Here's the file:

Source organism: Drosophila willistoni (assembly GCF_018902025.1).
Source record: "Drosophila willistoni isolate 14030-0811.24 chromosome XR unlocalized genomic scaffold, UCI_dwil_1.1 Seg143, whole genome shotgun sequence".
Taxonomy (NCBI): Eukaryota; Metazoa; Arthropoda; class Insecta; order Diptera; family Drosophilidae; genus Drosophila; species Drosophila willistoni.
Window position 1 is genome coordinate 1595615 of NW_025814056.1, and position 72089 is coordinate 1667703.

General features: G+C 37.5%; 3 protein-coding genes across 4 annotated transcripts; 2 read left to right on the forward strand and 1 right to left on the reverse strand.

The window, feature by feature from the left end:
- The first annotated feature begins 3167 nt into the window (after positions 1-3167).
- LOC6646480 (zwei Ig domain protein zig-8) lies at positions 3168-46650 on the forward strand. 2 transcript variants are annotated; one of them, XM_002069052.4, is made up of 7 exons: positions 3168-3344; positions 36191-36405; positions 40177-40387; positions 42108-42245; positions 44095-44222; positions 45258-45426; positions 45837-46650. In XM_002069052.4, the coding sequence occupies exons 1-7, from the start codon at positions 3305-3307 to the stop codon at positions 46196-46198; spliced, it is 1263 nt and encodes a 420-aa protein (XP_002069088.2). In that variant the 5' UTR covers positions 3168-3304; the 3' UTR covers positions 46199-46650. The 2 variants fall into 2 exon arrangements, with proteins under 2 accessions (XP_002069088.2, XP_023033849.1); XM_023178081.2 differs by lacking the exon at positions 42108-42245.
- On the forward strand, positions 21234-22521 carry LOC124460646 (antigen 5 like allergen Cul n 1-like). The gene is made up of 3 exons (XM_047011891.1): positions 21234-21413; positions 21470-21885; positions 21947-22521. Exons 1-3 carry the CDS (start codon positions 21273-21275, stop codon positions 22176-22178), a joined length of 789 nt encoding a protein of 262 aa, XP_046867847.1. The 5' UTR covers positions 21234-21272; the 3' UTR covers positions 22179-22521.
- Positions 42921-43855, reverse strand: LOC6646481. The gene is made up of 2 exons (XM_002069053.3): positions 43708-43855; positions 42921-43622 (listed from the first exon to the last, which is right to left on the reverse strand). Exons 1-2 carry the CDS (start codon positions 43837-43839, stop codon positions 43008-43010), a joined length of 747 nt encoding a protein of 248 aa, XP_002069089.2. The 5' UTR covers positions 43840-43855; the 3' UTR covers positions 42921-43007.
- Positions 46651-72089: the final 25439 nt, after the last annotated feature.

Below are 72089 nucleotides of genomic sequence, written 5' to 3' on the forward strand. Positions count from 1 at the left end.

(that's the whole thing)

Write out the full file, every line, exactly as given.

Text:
Source organism: Drosophila willistoni (assembly GCF_018902025.1).
Source record: "Drosophila willistoni isolate 14030-0811.24 chromosome XR unlocalized genomic scaffold, UCI_dwil_1.1 Seg143, whole genome shotgun sequence".
Taxonomy (NCBI): Eukaryota; Metazoa; Arthropoda; class Insecta; order Diptera; family Drosophilidae; genus Drosophila; species Drosophila willistoni.
Window position 1 is genome coordinate 1595615 of NW_025814056.1, and position 72089 is coordinate 1667703.

General features: G+C 37.5%; 3 protein-coding genes across 4 annotated transcripts; 2 read left to right on the forward strand and 1 right to left on the reverse strand.

The window, feature by feature from the left end:
- The first annotated feature begins 3167 nt into the window (after positions 1-3167).
- LOC6646480 (zwei Ig domain protein zig-8) lies at positions 3168-46650 on the forward strand. 2 transcript variants are annotated; one of them, XM_002069052.4, is made up of 7 exons: positions 3168-3344; positions 36191-36405; positions 40177-40387; positions 42108-42245; positions 44095-44222; positions 45258-45426; positions 45837-46650. In XM_002069052.4, the coding sequence occupies exons 1-7, from the start codon at positions 3305-3307 to the stop codon at positions 46196-46198; spliced, it is 1263 nt and encodes a 420-aa protein (XP_002069088.2). In that variant the 5' UTR covers positions 3168-3304; the 3' UTR covers positions 46199-46650. The 2 variants fall into 2 exon arrangements, with proteins under 2 accessions (XP_002069088.2, XP_023033849.1); XM_023178081.2 differs by lacking the exon at positions 42108-42245.
- On the forward strand, positions 21234-22521 carry LOC124460646 (antigen 5 like allergen Cul n 1-like). The gene is made up of 3 exons (XM_047011891.1): positions 21234-21413; positions 21470-21885; positions 21947-22521. Exons 1-3 carry the CDS (start codon positions 21273-21275, stop codon positions 22176-22178), a joined length of 789 nt encoding a protein of 262 aa, XP_046867847.1. The 5' UTR covers positions 21234-21272; the 3' UTR covers positions 22179-22521.
- Positions 42921-43855, reverse strand: LOC6646481. The gene is made up of 2 exons (XM_002069053.3): positions 43708-43855; positions 42921-43622 (listed from the first exon to the last, which is right to left on the reverse strand). Exons 1-2 carry the CDS (start codon positions 43837-43839, stop codon positions 43008-43010), a joined length of 747 nt encoding a protein of 248 aa, XP_002069089.2. The 5' UTR covers positions 43840-43855; the 3' UTR covers positions 42921-43007.
- Positions 46651-72089: the final 25439 nt, after the last annotated feature.

Below are 72089 nucleotides of genomic sequence, written 5' to 3' on the forward strand. Positions count from 1 at the left end.